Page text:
Gaoyan Wu, Mengyun Yang, Yaohang Li, Jianxin Wang

Diagnosis of ASD from rs-fMRI Images Based on Brain Dynamic Networks

The resting-state functional magnetic resonance imaging (rs-fMRI) as a non-invasive technique with the high spatial and temporal resolution can help characterize the pathogenesis of autism spectrum disorder (ASD). Some results have been achieved with machine learning techniques to diagnose ASD with rs-fMRI data. However, most of machine learning methods have neglected the temporal dependency of the time-series fMRI data. In this study, we propose a method for diagnosing ASD based on brain dynamic networks (BDNs) which are constructed with time series rs-fMRI brain image data to describe the dynamic relationship among multiple brain regions. The least squares method with the forward model selection method was used to establish BDNs, and the Bayesian information criterion (BIC) was adopted as the model selection criteria to avoid overfitting. The resulted DBNs are weighted directed networks. Then a feature extraction method was proposed to extract representative and discriminated features from BDNs. Lastly, machine learning classifiers were trained with the whole ABIDE I cohort to diagnose ASD. The accuracy of 88.8% was achieved, which is higher than any previously reported methods.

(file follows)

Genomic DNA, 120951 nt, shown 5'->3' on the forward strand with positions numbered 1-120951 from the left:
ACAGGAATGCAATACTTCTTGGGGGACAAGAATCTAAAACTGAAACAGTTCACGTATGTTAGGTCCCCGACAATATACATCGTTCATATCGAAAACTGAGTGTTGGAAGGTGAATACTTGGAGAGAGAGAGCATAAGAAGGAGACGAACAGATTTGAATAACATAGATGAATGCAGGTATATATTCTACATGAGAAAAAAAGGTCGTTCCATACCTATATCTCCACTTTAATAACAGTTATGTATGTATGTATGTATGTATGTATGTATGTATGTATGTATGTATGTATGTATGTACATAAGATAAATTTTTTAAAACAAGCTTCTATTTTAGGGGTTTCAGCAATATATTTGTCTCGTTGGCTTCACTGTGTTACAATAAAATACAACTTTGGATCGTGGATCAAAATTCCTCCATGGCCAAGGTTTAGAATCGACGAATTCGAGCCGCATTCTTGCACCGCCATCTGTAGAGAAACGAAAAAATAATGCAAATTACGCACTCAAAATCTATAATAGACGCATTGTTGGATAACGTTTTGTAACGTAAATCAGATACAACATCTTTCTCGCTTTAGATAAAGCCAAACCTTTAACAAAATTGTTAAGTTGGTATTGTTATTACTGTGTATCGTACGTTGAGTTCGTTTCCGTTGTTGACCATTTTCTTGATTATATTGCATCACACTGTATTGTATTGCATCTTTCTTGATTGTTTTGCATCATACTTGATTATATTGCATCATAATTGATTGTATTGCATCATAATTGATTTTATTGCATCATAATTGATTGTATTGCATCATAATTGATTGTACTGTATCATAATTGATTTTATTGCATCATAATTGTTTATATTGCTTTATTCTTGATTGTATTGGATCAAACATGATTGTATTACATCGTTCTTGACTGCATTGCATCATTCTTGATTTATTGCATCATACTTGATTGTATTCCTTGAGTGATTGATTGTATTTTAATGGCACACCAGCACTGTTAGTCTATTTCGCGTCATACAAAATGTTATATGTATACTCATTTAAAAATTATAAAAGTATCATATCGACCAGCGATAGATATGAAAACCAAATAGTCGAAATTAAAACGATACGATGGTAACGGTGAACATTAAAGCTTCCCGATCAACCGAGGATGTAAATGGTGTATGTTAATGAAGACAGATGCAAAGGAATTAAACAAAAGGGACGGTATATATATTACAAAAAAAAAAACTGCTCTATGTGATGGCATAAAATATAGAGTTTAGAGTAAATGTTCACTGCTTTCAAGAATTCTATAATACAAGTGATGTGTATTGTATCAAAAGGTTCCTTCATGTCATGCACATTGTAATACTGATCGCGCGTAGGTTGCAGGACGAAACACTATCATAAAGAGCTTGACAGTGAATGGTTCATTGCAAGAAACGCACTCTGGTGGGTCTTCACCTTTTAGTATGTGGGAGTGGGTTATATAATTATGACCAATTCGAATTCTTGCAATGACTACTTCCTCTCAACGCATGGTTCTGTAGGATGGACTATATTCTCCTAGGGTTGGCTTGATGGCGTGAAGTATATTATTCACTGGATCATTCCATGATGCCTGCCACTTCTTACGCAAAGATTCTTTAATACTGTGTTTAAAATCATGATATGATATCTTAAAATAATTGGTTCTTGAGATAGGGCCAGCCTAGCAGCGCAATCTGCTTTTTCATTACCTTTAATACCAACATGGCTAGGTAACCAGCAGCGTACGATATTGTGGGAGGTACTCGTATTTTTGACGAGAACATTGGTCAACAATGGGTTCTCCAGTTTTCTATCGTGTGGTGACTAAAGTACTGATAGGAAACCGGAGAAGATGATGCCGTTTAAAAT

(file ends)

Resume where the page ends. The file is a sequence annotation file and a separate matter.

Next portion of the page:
Hongyu Guo, Wutao Yin, Sakib Mostafa, Fang-Xiang Wu

MiRNA-Disease Associations Prediction Based on Negative Sample Selection and Multi-layer Perceptron

MicroRNAs (miRNAs) are a class of non-coding RNAs of approximately 22 nucleotides. Cumulative evidence from biological experiments has confirmed that miRNAs play a key role in many complex human diseases. Therefore, the accurate identification of potential associations between miRNAs and diseases is beneficial to understanding the mechanisms of diseases, developing drugs and treating complex diseases. We propose a new method to predict miRNA-disease associations based on a negative sample selection strategy and multi-layer perceptron (called NMLPMDA). For obtaining more similarity information, NMLPMDA integrates the miRNA functional similarity and the Gaussian interaction profile (GIP) kernel similarity of miRNAs as the final miRNA similarity, and integrates the disease semantic similarity and the GIP kernel similarity of diseases as the final disease similarity. In particular, we propose a negative sample selection strategy based on common gene information to select more reliable negative samples from unknown miRNA-disease associations. The 5-fold cross validation is used to evaluate the performance of NMLPMDA and other competing methods. On four datasets (HMDD2.0-Yan, HMDD2.0-Lan, HMDD2.0-You, HMDD3.0), the AUC values of NMLPMDA are 0.9278, 0.9206, 0.9301 and 0.9350, respectively. In addition, we also illustrate the prediction ability of NMLPMDA in Lymphoma. As a result, 28 of the top 30 miRNAs associated with the disease have been validated experimentally in dbDEMC and previous studies, respectively. These experimental results indicate that NMLPMDA is a reliable model for predicting associations between miRNAs and diseases.

Na Li, Guihua Duan, Cheng Yan, Fang-Xiang Wu, Jianxin Wang

Checking Phylogenetic Decisiveness in Theory and in Practice